By Tanwin Tanoto
Some books open our eyes. Some books blow our minds. This book does both for me!
At first glance, I thought this was an exegesis book on how to interpret the Bible. But after reading it through, this is actually a book on culture. Richards and O’Brien show us how our cultures play a key role in our interpretation (or misinterpretation) of the Bible. “In whatever place and whatever age people read the Bible, we instinctively draw from our own cultural context to make sense what we are reading.”
The Bible is a foreign land – especially for us living in western culture. And if you have taught or preached from the Bible, you would know that the biggest challenge is to bridge the gap between what the passage meant for the original hearers and how it applies to us. This is especially difficult due to our cultural blind spots.
This book highlights some of the major cultural assumptions and axioms we have in our western culture and contrast them with the Ancient Near Eastern culture. For example, by looking at the Bible through our individualistic and western eyes we might misinterpret the collective and communal aspects in some passages in the Bible. The second example is how we see time. For modern Westerners, we value time. We measure time by the seconds (or hundredth of a second if you are a race car driver). But in the Ancient Near East, they don’t see time that way. They have two units of measurement for time: Kairos and Chronos. “… the biblical authors, like many non-Westerners, were less concerned with clock or calendar time (chronos) and more concerned with the appropriateness and fittingness of events (kairos). You might say they were more concerned with timing than with time.”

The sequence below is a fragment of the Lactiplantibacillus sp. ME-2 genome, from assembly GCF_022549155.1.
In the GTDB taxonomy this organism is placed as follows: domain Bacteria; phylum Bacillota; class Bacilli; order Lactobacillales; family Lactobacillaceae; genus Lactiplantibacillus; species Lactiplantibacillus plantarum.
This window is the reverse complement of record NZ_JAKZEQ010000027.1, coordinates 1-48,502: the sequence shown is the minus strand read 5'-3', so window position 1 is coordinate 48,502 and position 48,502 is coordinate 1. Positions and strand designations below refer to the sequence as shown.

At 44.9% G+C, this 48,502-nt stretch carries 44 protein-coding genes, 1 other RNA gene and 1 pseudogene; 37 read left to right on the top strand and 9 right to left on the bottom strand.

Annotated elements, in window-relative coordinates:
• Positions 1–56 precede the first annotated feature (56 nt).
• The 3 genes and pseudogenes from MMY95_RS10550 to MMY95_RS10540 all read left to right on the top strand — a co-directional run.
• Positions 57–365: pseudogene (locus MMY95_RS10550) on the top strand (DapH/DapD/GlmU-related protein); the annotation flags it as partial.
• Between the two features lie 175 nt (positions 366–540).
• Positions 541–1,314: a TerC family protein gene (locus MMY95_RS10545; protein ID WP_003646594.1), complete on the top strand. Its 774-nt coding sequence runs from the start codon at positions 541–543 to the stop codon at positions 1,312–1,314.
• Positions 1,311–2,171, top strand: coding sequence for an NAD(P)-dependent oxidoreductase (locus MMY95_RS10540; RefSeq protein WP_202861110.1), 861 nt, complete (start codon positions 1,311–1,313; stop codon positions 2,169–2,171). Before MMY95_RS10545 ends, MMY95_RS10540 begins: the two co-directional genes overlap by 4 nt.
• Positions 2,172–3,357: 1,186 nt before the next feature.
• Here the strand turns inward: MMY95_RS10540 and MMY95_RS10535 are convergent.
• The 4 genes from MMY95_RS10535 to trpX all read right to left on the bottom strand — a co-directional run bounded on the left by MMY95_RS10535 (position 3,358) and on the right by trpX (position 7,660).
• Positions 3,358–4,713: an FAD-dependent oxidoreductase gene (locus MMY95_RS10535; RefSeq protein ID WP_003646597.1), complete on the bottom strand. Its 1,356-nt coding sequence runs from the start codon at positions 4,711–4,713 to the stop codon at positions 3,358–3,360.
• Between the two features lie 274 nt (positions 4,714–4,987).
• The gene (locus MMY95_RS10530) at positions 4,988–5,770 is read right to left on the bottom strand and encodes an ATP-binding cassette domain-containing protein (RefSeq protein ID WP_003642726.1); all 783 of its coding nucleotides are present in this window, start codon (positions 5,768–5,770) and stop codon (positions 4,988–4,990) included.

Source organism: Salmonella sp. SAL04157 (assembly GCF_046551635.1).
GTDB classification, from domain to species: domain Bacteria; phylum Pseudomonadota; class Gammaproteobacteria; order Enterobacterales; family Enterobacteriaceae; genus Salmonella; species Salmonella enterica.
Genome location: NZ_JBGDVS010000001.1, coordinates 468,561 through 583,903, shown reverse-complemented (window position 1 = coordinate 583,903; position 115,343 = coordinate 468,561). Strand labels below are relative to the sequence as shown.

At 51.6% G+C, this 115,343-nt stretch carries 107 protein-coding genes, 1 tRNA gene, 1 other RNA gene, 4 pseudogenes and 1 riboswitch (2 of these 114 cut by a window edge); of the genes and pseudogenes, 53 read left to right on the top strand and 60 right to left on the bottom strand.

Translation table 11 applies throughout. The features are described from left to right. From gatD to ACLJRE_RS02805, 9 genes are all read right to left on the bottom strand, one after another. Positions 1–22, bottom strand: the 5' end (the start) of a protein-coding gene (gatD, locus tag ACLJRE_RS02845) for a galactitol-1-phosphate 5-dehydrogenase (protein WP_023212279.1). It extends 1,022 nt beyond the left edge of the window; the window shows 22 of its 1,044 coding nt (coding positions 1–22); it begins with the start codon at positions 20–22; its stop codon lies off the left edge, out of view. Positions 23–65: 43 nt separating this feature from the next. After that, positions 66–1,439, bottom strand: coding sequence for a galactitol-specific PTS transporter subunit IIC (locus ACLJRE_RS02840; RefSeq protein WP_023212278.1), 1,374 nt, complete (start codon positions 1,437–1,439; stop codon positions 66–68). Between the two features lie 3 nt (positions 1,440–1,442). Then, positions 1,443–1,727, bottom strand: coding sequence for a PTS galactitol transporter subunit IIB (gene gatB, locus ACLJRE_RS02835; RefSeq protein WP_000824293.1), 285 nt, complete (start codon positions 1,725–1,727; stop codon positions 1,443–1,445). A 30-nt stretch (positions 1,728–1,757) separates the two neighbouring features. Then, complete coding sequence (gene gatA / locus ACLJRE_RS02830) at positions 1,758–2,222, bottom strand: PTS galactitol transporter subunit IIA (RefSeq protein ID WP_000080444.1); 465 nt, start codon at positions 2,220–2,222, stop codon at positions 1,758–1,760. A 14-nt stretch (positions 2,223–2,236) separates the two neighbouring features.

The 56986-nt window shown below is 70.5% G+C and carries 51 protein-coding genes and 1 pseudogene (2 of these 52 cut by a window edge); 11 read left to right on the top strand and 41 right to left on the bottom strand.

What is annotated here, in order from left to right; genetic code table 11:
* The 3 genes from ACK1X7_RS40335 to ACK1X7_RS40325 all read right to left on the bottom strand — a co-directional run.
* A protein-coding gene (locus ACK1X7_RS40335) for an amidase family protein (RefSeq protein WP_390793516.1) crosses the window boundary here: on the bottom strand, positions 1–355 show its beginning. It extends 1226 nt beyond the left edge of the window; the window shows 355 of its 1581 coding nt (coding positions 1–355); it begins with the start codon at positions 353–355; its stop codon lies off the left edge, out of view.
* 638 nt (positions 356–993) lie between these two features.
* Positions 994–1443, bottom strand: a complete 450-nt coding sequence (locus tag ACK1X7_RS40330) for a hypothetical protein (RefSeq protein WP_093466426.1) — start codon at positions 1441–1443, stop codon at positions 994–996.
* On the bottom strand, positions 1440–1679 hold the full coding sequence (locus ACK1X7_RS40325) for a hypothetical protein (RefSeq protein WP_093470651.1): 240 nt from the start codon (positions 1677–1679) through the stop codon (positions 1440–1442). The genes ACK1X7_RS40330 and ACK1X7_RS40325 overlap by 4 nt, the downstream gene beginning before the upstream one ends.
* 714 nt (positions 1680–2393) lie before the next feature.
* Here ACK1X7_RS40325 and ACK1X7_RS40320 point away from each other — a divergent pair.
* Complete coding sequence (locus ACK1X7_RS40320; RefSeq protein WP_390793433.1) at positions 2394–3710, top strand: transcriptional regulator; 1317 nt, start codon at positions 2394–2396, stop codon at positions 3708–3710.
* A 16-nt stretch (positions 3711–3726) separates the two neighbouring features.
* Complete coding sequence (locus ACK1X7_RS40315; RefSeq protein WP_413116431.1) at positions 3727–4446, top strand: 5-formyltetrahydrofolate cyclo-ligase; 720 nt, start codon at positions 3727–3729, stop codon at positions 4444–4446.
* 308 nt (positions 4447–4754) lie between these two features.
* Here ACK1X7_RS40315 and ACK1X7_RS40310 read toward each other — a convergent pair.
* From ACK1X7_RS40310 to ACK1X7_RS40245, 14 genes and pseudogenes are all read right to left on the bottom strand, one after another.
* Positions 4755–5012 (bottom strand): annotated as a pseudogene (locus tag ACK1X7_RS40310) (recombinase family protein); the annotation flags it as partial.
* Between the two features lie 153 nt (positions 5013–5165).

Being an Asian who grew up in Indonesia and now living in Sydney, I feel this tension all the time. So, I can understand the complexity of reading an ancient scripture from cultures that are foreign to most of us. However, I believe as a preacher we need to do our due diligence and be as faithful as we can to the text. In that regard, this book is not only a comprehensive tool to recognise our cultural blinders, but it provides a few practical steps to remove them when reading scripture.
On a personal note, Richards was a missionary in Indonesia for a few years. So, he uses a lot of examples from Indonesian culture and language to contrast that with western culture. That I find relatable and amusing.
Read another one of Tanwin’s reviews HERE.